The computer section at Oneputa Combined School, Owambo, Namibia. Currently, only one in three Africans has access to electricity.
Photo. © John Hogg / World Bank

Making electricity affordable for the poor

A new World Bank study outlines how sub-Saharan Africa’s struggling power utilities can be financially viable and at the same time make electricity access affordable for the poor.

Currently, only one in three Africans has access to electricity and for those who do, power outages can be common as cash-strapped utilities struggle to maintain steady, reliable supply because of lack of investment in their aging infrastructure, according to a new study by the World Bank, published in October 2016.

The study entitled “Making Power Affordable for Africa and Viable for Its Utilities” looked at utility financial statements in 39 African countries, spending data in 22 household surveys, and power tariffs in another 39 countries.

While connecting to the grid is a solution for all urban Africans and many rural ones, the study also
acknowledges that rural electrification is essential. Mini and off-grid electricity, especially from sources like solar, offer increasing potential to electrify homes in many rural areas of sub-Saharan Africa.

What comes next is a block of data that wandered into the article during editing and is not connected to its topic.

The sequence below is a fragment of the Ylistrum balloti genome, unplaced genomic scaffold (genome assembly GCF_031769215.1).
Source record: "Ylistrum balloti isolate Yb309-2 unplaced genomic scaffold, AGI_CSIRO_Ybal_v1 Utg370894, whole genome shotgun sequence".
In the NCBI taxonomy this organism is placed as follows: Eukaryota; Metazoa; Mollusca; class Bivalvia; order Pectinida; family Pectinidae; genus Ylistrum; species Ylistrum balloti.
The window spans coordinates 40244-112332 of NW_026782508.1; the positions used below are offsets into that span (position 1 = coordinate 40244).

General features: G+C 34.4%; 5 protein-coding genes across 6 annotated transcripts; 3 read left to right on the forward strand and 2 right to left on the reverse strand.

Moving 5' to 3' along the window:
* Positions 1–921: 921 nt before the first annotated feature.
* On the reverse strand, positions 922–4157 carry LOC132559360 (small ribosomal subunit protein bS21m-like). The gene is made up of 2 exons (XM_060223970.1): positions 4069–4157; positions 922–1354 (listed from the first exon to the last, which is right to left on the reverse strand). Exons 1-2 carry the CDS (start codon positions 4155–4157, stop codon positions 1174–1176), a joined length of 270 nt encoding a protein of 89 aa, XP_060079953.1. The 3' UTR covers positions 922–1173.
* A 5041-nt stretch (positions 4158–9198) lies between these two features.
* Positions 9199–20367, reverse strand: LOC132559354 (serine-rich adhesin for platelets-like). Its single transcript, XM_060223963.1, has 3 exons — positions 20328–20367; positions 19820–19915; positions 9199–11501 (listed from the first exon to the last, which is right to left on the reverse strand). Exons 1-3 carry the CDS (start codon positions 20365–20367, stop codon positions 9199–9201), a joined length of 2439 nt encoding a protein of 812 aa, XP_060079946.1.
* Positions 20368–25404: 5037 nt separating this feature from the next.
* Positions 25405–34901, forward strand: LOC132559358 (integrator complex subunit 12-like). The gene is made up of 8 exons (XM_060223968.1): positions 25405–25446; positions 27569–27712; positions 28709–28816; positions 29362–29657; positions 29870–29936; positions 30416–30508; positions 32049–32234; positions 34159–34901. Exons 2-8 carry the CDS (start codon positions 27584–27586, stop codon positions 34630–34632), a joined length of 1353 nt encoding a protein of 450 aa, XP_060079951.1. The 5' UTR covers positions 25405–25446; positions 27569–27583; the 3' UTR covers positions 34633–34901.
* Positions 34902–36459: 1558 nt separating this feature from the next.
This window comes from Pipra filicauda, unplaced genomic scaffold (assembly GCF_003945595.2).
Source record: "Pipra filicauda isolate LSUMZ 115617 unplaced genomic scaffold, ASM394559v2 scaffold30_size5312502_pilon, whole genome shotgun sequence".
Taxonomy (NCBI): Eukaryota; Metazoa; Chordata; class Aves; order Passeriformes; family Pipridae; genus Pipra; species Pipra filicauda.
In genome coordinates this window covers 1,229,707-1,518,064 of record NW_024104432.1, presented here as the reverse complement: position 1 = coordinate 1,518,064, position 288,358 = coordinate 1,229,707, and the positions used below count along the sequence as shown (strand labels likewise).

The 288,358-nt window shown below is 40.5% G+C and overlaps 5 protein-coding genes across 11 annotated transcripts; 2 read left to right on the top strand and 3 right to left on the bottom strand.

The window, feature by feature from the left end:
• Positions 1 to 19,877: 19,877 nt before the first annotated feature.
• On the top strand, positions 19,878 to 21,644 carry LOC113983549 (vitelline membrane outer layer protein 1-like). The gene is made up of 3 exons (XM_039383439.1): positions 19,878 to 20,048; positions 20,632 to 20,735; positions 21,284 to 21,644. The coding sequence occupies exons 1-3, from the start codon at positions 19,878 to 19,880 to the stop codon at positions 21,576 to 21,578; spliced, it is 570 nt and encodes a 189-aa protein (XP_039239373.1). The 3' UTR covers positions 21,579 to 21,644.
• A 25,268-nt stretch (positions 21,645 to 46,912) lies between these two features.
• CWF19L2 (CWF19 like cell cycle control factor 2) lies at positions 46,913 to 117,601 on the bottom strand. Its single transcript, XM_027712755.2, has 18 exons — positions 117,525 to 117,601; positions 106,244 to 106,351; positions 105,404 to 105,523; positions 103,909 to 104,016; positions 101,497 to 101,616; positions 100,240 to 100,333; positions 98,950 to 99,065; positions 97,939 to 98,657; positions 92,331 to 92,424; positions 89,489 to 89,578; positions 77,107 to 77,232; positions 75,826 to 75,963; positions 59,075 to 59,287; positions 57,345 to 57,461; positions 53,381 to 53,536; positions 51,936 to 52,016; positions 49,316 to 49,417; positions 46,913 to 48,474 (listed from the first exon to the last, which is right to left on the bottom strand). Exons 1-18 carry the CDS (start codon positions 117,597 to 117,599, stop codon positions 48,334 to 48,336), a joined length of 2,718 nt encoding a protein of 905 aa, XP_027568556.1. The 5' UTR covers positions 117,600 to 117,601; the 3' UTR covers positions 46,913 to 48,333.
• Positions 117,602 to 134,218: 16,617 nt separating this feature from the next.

Recovering the cost of supply and making electricity affordable

The first priority in increasing access to electricity is, according to the authors, to make the initial connection affordable to the poor. One option is to share the costs across all electricity users, including large- and medium-size firms.

Another option would be to reduce combined transmission, distribution and bill collection losses. If utilities could reduce these costs to 10 per cent of transmitted electricity, deficits could disappear in one third of the countries.

In the remaining two-thirds of the countries studied, the funding gap cannot be bridged solely by eliminating operational inefficiencies. Tariff increases are likely needed. Small and frequent tariff increases may find wider acceptance, as long as electricity access is reliable.

Balking at the high, upfront cost of connection, poor households tend to share one electricity meter. That often makes them ineligible for subsidised rates. Individual meters in poor households can help utilities target subsidies better.

For low-income households, the ability to pay in small increments helps align electricity payments with income flows, while utilities are guaranteed payments upfront.

More information and download study

(World Bank/ile)


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